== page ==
2013 Ram 1500
Pickups aren’t supposed to get 18 mpg in the city and 25 mpg on the highway.
They’re too big, too powerful and traditionally have had the aerodynamics of a pole barn.
Just a few years ago, midsize sedans barely reached the mid 20s in highway driving. A 2009 Ford Fusion with all-wheel drive and a 3-liter V6 gets an estimated 17 mpg in the city and 25 mpg on the highway, giving it a lower combined mileage than the 2013 Ram 1500.
We have come a long way baby. Carmakers like Chrysler Group LLC have incorporated some new and old technologies to improve a vehicle’s mileage. The real improvements stem from the total of technologies used and a eye for detail to include as many as possible.
Click through to see some tricks that Ram uses, as many more vehicles are likely to begin incorporating them too.
Shedding Pounds: Weight Reductions
Where it comes from? Every carmaker is looking for ways to cut weight from its vehicles. Like the pounds we all carry around, weight loss is an obsession.
How it works: Carmakers have moved to higher strength steel to cut weight and add strength. The Ram goes a step further by redesigning its frame to shed 30 more pounds. Additionally, former steel exterior panels are beginning to be replaced with other materials. By the Ram replacing its steel hood with an aluminum one, it saved 26 pounds.
Close The Blinds: Active Grille Shutters
Where do they come from? We first saw these appear on hybrids and slowly they are making their way onto other vehicles. The Ram is the first pickup to use them.
How they work: The shutters work like Venetian blinds. They remain open to let more air move across the radiator to help cool the engine. But when the engine is running at its optimal temperature, the shutters close to push the air around the vehicle, thus lowering air resistance and improving fuel economy.
Turning Down The Heat: Thermal Management
Where does it come from? Managing an engine’s temperature has been around as long as engines have been powering vehicles. But now, carmakers have begun to fine-tune an engine’s temperature knowing that the longer an engine can maintain the same heat, the less energy it wastes.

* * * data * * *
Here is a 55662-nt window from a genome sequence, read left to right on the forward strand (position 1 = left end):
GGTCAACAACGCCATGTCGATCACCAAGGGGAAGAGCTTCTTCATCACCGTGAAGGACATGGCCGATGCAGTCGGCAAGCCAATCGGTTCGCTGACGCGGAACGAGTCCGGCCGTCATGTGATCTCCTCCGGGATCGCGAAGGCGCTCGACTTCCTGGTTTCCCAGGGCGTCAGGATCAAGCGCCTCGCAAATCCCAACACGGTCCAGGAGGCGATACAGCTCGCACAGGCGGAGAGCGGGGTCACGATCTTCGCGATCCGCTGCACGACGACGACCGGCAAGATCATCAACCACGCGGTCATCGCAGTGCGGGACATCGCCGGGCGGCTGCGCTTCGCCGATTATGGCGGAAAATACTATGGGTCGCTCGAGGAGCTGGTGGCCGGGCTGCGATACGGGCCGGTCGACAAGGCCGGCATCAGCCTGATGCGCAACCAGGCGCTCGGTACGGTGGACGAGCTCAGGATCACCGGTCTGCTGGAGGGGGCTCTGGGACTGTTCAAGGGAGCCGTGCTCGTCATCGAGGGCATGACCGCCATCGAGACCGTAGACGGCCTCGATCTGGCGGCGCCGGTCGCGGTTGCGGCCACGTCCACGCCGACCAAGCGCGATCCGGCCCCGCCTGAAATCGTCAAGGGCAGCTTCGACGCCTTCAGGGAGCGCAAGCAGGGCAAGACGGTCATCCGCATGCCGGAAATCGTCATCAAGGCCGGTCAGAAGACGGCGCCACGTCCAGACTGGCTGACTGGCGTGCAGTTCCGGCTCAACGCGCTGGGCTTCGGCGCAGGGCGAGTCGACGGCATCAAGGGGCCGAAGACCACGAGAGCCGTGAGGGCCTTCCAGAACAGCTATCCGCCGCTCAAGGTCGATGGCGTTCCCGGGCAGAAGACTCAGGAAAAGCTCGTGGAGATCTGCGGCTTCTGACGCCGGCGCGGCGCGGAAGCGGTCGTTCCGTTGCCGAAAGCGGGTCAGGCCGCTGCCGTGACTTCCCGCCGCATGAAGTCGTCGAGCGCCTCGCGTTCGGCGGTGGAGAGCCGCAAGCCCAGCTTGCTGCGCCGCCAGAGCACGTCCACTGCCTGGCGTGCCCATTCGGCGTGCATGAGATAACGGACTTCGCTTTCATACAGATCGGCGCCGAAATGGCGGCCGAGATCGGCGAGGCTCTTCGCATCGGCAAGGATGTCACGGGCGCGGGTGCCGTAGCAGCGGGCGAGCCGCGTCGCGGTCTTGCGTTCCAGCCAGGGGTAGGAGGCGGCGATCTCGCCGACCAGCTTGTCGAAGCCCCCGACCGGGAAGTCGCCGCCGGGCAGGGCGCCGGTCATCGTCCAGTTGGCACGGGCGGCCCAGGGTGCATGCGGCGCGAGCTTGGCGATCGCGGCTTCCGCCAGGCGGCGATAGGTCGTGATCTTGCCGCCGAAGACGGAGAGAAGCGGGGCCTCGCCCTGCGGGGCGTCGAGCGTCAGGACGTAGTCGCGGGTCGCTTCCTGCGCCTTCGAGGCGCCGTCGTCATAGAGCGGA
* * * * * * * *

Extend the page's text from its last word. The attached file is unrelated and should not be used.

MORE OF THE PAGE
How it works: Ram engineers have found a number of ways to reduce load on the engine and keep its temperature at the optimum level. Much like the active grille shutters, engineers use an alternator that only charges the battery when needed. Additionally, a cooling fan on the engine operates only when needed. Furthermore, every piece inside the engine is designed to have as little friction as possible, also making it more efficient. And while too hot is not good for an engine, neither is too cold. That’s why the Ram 1500 quickly raises the temperature of the engine to help things like the transmission fluid run at its most optimal temperature.
Let The Good Times Roll: Low Rolling Resistance Tires
Where they come from? Tires have always played an important roll in a vehicle’s performance. And while many people have focused on tire pressure to improve fuel economy, carmakers have begun including low-rolling-resistance tires as another way to increase a vehicle’s mileage.
How they work: These wheels are basically stiffer than regular tires. This means the sidewalls don’t resist as much and the tires spin easier. There is less resistance, when rolling. The downside to harder tires, however, is that performance can be compromised. The key is to find a happy medium between performance and efficiency. All Ram 1500 pickups come standard with low-rolling-resistance tires.
Don't Worry. Be Happy
Where does it come from? The stop/start system first gained popularity with gas-electric hybrids. To help the gas engine’s efficiency, developers created a stop/start system to turn off the engine and run the car’s other systems via the large battery pack onboard. Now, non hybrids have begun to use version of this system to help improve city mileage. Ram engineers estimate a 3.3 percent increase in fuel efficiency.
How it works: When you stop the truck, like at a stop-light, or even to make a left turn in a turing lane, the engine goes off. Don't worry. It's just sleeping. Touch the gas-pedal and the power and the engine snaps back into action and the power is there for you. The re-start is hardly noticeable.
Riding On A Cloud: Air Suspension
Where it comes from? The love affair with air suspension dates back nearly 100 years, but is rarely used today. High end luxury vehicles do use some air suspension system to soften the ride of their big heavy vehicles. The Ram 1500 incorporates the system taken from the Jeep Grand Cherokee. The rear coil spring construction – other pickups use leaf springs – makes adding this suspension system relatively easy and allows the Ram to adjust its height by four inches.
How it works: Air suspension can lift or lower a vehicle easily. In the case of the Ram, it raises the truck to give it additional clearance, as well as adjusting the front and rear ends depending on how its loaded, to create a more balanced ride. To gain fuel economy, the air suspension lowers the Ram to create better aerodynamics. This type of active adjustment of a vehicle while its in motion is going to become more common in future vehicles.